First Woman President of Chile Committed to Women's Rights
Michelle Bachelet was elected the first woman president of Chile this Sunday, beating out right-wing opponent Sebastian Pinera by a handy 7 percent. The vote was a runoff between Bachelet and Pinera after Bachelet won only 46 percent in the multiple-candidate December 11 election, failing to get the 50 percent necessary for victory.
Bachelet, an agnostic and a single mother, gained popularity as minister of health in 2000, when she revamped Chile’s moribund public health system. She instituted 24-hour health care to cut waiting times that had previously been as long as three months. In 2002, she was appointed Chile’s Defense Minister, the first woman in Latin America to hold the post.
A charismatic speaker, Bachelet campaigned on a leftist platform and spoke out for women’s rights. “It is unjust that [women] have less access to education and that, in some cases, our social legislation doesn’t address even our basic necessities,” she said, to explosive applause. “Women have been tossed aside for many years in this country—and it’s time for that to change.” As president, Bachelet plans to focus on improving public education, health services, and labor laws. She began on Monday to build her Cabinet – half of which, she promises, will consist of women.
10/31/2014 Federal Judge Exempts Another Catholic University from Birth Control Coverage - A federal judge ruled Tuesday that Ave Maria University, a Catholic university in Florida, does not have to comply with federal rules meant to ensure that covered employees can exercise their right to obtain birth control at no cost.
The Affordable Care Act requires all new health insurance plans to cover all FDA-approved contraceptives - such as the pill, emergency contraceptives, and IUDs - without charging co-pays, deductibles or co-insurance. . . .
10/31/2014 Women of Color in Tennessee Are United in Opposition to Amendment 1 - Just days before the general election in Tennessee, a coalition of community leaders, clergy, and advocates led a press conference encouraging women of color to vote no on Amendment 1, a dangerous and far-reaching measure on the state's ballot.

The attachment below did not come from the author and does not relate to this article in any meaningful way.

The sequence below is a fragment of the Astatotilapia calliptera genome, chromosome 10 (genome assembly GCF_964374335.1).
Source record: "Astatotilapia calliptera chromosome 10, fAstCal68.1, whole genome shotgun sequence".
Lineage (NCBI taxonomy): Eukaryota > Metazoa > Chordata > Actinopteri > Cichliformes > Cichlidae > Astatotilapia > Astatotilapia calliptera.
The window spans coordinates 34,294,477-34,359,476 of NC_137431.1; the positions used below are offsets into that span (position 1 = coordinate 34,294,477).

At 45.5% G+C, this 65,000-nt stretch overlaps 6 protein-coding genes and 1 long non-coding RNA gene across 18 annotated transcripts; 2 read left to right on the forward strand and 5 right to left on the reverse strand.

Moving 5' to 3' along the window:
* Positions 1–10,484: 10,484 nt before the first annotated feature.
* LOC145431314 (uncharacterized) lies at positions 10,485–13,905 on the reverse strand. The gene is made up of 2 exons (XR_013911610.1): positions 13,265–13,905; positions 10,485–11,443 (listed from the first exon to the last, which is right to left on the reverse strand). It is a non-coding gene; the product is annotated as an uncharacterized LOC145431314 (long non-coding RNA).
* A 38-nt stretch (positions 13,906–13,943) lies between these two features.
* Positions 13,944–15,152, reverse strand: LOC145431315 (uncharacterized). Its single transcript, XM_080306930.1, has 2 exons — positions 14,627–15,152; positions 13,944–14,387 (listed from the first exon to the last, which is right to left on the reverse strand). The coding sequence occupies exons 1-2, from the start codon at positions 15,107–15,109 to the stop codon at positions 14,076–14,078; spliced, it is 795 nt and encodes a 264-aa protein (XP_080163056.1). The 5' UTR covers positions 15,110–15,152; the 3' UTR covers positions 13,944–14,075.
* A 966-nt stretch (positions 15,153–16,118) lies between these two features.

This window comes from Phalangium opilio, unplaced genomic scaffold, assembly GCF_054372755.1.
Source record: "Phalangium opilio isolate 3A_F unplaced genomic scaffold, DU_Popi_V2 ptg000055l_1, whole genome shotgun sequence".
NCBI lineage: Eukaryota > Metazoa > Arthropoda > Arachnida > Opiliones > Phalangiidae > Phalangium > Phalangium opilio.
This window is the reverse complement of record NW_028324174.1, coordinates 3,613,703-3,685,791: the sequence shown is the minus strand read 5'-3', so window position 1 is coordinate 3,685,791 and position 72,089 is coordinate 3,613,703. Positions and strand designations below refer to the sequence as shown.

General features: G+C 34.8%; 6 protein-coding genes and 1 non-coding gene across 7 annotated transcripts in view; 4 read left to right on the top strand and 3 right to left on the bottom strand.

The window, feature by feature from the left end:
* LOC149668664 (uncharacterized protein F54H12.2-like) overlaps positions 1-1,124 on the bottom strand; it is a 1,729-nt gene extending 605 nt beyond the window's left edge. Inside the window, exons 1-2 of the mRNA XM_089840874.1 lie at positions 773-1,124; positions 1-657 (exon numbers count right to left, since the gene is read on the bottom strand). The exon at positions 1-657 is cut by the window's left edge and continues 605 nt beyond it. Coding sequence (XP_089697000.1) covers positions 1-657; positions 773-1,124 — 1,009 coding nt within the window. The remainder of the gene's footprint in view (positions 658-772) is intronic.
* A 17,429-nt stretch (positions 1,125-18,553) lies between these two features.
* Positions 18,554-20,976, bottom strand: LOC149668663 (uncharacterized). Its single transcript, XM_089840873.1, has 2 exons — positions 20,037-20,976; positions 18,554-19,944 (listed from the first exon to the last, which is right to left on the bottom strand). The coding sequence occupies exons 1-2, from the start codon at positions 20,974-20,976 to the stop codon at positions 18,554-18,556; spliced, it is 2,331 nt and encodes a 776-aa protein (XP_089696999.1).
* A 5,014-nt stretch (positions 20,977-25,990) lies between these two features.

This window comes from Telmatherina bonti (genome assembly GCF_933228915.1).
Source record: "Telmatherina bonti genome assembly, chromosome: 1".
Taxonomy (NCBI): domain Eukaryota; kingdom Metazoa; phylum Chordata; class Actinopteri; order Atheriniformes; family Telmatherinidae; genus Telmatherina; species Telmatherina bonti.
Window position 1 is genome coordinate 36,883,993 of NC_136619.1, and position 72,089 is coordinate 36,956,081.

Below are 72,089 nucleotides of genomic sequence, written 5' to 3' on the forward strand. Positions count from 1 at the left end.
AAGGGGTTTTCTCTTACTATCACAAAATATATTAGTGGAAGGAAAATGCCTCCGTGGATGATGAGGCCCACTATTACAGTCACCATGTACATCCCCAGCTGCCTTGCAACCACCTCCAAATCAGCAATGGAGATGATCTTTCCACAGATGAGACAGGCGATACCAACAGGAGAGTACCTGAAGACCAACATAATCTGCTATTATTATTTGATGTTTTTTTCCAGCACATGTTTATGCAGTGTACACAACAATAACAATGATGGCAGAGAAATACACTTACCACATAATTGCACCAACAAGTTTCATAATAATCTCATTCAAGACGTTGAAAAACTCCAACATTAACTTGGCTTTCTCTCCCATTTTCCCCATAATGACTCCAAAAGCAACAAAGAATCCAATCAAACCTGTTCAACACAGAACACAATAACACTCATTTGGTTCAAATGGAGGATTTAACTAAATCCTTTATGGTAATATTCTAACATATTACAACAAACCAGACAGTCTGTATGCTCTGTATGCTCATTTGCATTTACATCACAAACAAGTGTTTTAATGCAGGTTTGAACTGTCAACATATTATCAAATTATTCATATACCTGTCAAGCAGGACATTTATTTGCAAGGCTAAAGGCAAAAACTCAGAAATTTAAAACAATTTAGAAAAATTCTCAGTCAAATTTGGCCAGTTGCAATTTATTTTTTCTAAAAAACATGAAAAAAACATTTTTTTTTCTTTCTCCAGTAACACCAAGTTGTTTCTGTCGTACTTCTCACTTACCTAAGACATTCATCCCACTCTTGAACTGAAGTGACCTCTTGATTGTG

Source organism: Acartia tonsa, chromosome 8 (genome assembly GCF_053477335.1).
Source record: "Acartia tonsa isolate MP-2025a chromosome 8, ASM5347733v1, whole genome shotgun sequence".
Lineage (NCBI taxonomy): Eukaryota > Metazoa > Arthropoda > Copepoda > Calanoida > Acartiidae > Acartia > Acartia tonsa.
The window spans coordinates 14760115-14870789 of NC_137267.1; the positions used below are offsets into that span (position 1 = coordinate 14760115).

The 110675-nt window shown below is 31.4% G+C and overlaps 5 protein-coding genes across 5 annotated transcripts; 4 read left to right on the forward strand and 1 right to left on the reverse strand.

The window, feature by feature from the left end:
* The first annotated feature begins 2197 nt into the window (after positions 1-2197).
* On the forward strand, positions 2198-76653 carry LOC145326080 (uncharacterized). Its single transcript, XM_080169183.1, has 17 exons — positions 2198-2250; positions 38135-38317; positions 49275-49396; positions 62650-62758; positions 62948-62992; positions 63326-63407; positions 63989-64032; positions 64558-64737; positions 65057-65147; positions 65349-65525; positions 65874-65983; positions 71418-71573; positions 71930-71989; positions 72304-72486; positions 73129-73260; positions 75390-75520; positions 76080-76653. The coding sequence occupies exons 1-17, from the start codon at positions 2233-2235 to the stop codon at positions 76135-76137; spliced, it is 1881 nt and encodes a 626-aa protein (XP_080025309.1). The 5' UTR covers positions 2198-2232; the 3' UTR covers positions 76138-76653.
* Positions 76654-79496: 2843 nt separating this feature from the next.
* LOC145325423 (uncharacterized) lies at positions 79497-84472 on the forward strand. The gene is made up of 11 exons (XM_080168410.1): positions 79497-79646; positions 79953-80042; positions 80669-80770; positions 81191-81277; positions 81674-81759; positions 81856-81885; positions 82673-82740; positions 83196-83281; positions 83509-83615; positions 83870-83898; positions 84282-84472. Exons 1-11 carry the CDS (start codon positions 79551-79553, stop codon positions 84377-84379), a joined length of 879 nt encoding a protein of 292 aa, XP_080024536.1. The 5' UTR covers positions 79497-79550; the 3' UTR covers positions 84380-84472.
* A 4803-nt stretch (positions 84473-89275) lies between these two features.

SisterReach, a grassroots organization focused on "empowering, organizing, and mobilizing women and girls in the community around their reproductive and sexual health to make informed decisions about themselves," organized the press conference "to call attention to the unique concerns Black and poor communities throughout Shelby County and across the state of Tennessee face on a daily basis" and to emphasize how the upcoming election "could further limit [black women's] reproductive, economic, political, and social autonomy."
"We assemble today to impress upon black women and women of color, many of whom are heads of households, to get out and vote," said SisterReacher Founder and CEO Cherisse Scott at the event.
SisterReach has been educating voters about the particularly dangerous impact of Amendment 1 on women of color. . . .
10/30/2014 Medication Abortion Access Threatened by Oklahoma Court Ruling - An Oklahoma state district court judge has refused to block a state law restricting medication abortion, clearing the way for the law to go into affect on November 1.
The Oklahoma Coalition for Reproductive Justice, together with a local abortion clinic in Tulsa, challenged HB 2684 in September, arguing that the law was an unconstitutional restriction on non-surgical abortion in the earliest weeks of pregnancy. . . .